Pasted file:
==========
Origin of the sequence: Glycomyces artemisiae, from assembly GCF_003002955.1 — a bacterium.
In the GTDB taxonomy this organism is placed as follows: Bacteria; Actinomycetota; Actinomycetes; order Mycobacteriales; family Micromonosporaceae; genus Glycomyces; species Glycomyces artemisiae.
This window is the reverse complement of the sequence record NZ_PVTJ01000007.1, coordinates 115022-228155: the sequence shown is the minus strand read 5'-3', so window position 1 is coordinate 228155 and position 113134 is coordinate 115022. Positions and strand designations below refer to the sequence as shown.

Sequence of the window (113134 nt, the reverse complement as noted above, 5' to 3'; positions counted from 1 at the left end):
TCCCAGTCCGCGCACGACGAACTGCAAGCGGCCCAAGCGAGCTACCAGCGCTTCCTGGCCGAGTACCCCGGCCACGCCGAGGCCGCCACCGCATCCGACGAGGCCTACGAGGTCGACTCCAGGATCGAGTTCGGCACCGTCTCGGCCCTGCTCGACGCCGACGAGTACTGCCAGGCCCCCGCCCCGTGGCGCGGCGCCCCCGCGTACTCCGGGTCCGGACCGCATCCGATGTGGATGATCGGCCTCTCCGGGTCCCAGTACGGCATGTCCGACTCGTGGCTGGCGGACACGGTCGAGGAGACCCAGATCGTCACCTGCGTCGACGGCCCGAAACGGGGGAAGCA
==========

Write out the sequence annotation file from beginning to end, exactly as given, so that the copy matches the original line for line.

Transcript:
Origin of the sequence: Glycomyces artemisiae, from assembly GCF_003002955.1 — a bacterium.
In the GTDB taxonomy this organism is placed as follows: Bacteria; Actinomycetota; Actinomycetes; order Mycobacteriales; family Micromonosporaceae; genus Glycomyces; species Glycomyces artemisiae.
This window is the reverse complement of the sequence record NZ_PVTJ01000007.1, coordinates 115022-228155: the sequence shown is the minus strand read 5'-3', so window position 1 is coordinate 228155 and position 113134 is coordinate 115022. Positions and strand designations below refer to the sequence as shown.

Sequence of the window (113134 nt, the reverse complement as noted above, 5' to 3'; positions counted from 1 at the left end):
TCCCAGTCCGCGCACGACGAACTGCAAGCGGCCCAAGCGAGCTACCAGCGCTTCCTGGCCGAGTACCCCGGCCACGCCGAGGCCGCCACCGCATCCGACGAGGCCTACGAGGTCGACTCCAGGATCGAGTTCGGCACCGTCTCGGCCCTGCTCGACGCCGACGAGTACTGCCAGGCCCCCGCCCCGTGGCGCGGCGCCCCCGCGTACTCCGGGTCCGGACCGCATCCGATGTGGATGATCGGCCTCTCCGGGTCCCAGTACGGCATGTCCGACTCGTGGCTGGCGGACACGGTCGAGGAGACCCAGATCGTCACCTGCGTCGACGGCCCGAAACGGGGGAAGCA